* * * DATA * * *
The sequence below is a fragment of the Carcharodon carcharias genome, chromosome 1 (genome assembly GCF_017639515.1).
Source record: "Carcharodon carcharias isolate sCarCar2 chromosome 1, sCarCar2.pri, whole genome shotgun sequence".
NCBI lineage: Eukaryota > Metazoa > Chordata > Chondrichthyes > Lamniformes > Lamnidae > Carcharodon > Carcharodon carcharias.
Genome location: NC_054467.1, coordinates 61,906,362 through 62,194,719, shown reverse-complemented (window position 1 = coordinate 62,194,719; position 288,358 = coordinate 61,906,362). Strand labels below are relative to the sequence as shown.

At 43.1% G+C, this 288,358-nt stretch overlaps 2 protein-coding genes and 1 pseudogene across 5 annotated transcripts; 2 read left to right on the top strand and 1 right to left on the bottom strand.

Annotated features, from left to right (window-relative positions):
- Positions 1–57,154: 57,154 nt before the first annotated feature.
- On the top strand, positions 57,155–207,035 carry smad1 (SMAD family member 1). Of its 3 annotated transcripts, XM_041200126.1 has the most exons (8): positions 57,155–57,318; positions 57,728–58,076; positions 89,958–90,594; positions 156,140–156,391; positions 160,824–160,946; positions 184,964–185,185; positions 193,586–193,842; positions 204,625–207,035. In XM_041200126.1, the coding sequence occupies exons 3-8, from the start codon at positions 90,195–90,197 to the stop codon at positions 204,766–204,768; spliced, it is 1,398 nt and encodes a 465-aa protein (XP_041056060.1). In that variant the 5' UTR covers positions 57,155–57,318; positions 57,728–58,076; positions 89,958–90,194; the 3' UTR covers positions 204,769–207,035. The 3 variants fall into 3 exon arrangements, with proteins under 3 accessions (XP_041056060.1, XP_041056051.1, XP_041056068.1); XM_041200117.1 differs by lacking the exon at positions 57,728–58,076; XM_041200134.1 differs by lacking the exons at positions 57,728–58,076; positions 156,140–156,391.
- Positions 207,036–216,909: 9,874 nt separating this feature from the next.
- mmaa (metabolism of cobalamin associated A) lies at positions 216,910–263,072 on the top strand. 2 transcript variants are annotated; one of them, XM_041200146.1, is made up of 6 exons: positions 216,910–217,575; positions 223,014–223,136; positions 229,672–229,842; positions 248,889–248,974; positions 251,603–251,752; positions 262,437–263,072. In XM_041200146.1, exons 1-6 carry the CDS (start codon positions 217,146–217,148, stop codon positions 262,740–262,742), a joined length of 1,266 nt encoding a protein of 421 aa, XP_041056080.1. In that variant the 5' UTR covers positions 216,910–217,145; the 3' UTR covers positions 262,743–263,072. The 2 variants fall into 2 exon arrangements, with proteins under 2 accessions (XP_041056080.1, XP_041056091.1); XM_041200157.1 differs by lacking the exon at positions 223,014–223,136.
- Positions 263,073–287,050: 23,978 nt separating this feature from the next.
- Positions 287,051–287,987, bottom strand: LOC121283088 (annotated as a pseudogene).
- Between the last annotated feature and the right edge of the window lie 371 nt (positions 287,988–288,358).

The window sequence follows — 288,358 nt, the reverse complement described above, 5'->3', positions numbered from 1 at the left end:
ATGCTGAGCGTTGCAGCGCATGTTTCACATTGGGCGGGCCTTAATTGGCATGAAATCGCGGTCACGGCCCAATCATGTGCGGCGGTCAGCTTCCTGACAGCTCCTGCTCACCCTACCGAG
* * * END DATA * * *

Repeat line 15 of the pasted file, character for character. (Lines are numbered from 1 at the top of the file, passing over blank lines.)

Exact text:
ATGCTGAGCGTTGCAGCGCATGTTTCACATTGGGCGGGCCTTAATTGGCATGAAATCGCGGTCACGGCCCAATCATGTGCGGCGGTCAGCTTCCTGACAGCTCCTGCTCACCCTACCGAG